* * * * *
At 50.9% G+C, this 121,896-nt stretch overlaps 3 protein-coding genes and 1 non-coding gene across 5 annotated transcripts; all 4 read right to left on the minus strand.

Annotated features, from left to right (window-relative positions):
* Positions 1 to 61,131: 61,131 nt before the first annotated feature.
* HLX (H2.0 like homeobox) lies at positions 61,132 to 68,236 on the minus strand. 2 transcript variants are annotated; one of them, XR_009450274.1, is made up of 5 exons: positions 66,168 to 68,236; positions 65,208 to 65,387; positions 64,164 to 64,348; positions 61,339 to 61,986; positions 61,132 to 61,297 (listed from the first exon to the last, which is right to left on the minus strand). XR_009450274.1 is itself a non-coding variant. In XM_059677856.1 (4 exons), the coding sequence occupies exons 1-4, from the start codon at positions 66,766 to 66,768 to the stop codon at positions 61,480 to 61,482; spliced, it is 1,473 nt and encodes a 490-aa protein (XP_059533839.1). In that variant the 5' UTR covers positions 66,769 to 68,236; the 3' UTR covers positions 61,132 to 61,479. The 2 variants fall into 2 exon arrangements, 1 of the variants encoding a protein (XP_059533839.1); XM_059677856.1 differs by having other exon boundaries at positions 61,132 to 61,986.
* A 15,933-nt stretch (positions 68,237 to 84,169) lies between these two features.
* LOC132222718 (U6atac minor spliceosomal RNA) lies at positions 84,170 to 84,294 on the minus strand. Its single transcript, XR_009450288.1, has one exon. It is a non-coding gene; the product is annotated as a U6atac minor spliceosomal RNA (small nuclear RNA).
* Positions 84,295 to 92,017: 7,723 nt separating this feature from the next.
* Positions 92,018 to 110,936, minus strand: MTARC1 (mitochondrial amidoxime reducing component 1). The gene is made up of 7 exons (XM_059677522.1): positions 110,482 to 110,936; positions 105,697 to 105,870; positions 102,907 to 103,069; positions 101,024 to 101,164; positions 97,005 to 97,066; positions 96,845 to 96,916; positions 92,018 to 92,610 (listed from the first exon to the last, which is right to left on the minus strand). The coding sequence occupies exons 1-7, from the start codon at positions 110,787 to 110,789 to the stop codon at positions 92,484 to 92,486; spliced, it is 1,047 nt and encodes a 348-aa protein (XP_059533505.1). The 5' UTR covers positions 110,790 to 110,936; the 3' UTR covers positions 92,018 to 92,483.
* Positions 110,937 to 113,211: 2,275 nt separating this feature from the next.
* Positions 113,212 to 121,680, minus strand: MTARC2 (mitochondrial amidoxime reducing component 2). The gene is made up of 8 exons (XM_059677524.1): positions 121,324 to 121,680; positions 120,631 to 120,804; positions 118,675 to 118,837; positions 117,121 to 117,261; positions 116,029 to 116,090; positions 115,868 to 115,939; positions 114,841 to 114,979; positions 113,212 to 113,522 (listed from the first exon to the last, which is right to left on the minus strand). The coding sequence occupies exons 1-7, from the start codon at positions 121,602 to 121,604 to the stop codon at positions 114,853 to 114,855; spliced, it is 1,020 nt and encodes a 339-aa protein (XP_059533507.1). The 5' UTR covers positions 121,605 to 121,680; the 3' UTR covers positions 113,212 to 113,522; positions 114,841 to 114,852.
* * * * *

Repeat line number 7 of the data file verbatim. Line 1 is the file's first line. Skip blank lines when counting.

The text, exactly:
* Positions 84,295 to 92,017: 7,723 nt separating this feature from the next.